Kristin's Beaded Gown: Applying the Lace, Part 2

Oh HELLO THIS WAS WAY MORE DIFFICULT THAN I HAD IMAGINED. This heavy, heavy, solidly beaded border is NOT EASY. It's just soooo muuuch beading on a verrrry larrrrge scale. We had already decided to avoid the border in the sleeves and finish the edges by piecing together lighter sections of lace, so that was totally easy, no prob, all done.

And I was able to use the heavy border along the waistline in both the skirt and bodice - it laid beautifully and made a lot of sense. THE NECKLINE, HOWEVER. When I tried using the border there, as originally planned, the entire thing looked super dated - like "Bob Mackie does Victorian" (not that I necessarily hate that, but there's a time and place, I guess, and if you're not going to pair it with a Cher headpiece, then what's the point?). I really had to play around to keep it modern, and admittedly, I was starting to go nuts, but I eventually opted to skip the border there altogether and cut beaded motifs out from the middle of the lace, placing them along the neckline to provide a bit more coverage on the chest, and winding them into the vines traveling up from the waistline. I think it looks really great on the form. We'll see how it plays on the body.

I still haven't figured out exactly what I'm doing along the waistline - I think it's best to see it all on the bride before moving forward with any final decisions. I'm hoping the solid beading will blend together fairly easily and the band of silk will cinch everything in and break it up a little bit and help balance the silk in the skirt with the sparkle up top.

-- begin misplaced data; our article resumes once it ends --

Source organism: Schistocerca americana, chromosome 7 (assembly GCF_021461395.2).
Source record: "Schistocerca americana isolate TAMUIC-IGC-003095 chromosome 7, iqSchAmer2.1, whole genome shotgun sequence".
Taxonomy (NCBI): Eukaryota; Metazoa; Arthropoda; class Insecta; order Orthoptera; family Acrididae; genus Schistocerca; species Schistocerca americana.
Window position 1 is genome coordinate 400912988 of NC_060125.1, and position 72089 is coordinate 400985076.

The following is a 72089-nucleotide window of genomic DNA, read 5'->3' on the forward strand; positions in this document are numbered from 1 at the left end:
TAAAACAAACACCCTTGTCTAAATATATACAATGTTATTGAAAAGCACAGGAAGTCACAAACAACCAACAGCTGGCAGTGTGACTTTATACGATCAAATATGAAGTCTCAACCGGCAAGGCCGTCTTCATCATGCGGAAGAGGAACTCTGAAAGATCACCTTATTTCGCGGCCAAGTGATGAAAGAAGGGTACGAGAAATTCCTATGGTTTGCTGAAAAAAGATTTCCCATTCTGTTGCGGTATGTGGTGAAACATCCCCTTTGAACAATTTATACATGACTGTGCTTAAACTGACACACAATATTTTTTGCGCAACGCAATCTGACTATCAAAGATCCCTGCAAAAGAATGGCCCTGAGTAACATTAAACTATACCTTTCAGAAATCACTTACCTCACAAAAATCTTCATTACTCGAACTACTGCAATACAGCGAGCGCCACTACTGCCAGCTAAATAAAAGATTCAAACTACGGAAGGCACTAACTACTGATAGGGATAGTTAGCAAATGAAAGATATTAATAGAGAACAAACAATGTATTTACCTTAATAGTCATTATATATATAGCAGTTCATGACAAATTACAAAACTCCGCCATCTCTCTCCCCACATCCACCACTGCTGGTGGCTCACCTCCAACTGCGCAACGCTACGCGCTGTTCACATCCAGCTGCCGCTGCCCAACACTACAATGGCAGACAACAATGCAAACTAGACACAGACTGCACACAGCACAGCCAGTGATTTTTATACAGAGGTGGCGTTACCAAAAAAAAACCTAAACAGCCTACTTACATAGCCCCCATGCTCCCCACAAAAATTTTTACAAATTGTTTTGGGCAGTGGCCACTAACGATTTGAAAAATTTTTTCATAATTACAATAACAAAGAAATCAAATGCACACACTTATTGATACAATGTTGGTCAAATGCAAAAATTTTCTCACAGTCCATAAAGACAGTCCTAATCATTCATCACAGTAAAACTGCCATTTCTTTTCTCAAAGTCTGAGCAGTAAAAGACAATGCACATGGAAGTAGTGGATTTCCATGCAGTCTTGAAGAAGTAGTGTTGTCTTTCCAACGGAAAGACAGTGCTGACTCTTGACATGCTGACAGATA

Draping beaded lace applique onto luxury wedding gown - by Veronica Sheaffer

Draping Beaded Lace Applique on Bodice

Sewing beaded Chantilly lace bodice of luxury bridal gown
Draping and sewing beaded lace applique onto luxury bridal gown

Border lace along the bottom with vines traveling up the bodice. Hand-stitched and excess netting cut away. Two beaded motifs are cut from the center of the lace and placed along the neckline to provide more coverage. 

Notice that the base layer of lace isn't symmetrical - I wanted a random pattern peeking out from behind the beading. There's also a bit of beaded vine extending past the armhole - that will continue onto the sleeve, to blend seamlessly. The scalloped edge along the bottom will all be cut away when blending it into the beading in the skirt. 

Cutting and Sewing Beaded Lace Sleeves

Cutting beaded lace for sleeve - luxury bridal
Sewing beaded lace sleeve for luxury bridal gown - Veronica Sheaffer blog
Sewing beaded lace motif in luxury bridal gown - Veronica Sheaffer blog

Using the underlining as a template, cut around any bits of the pattern that extend beyond the sleeve. Sew the sleeve seam, leaving those sections free, then stitch the excess into place on the other side of the seamline by hand, following the pattern in the lace. Clip away the netting. If the pattern goes beyond the armhole seams (as it does here at the shoulder), do the same when the sleeves are sewn into the bodice.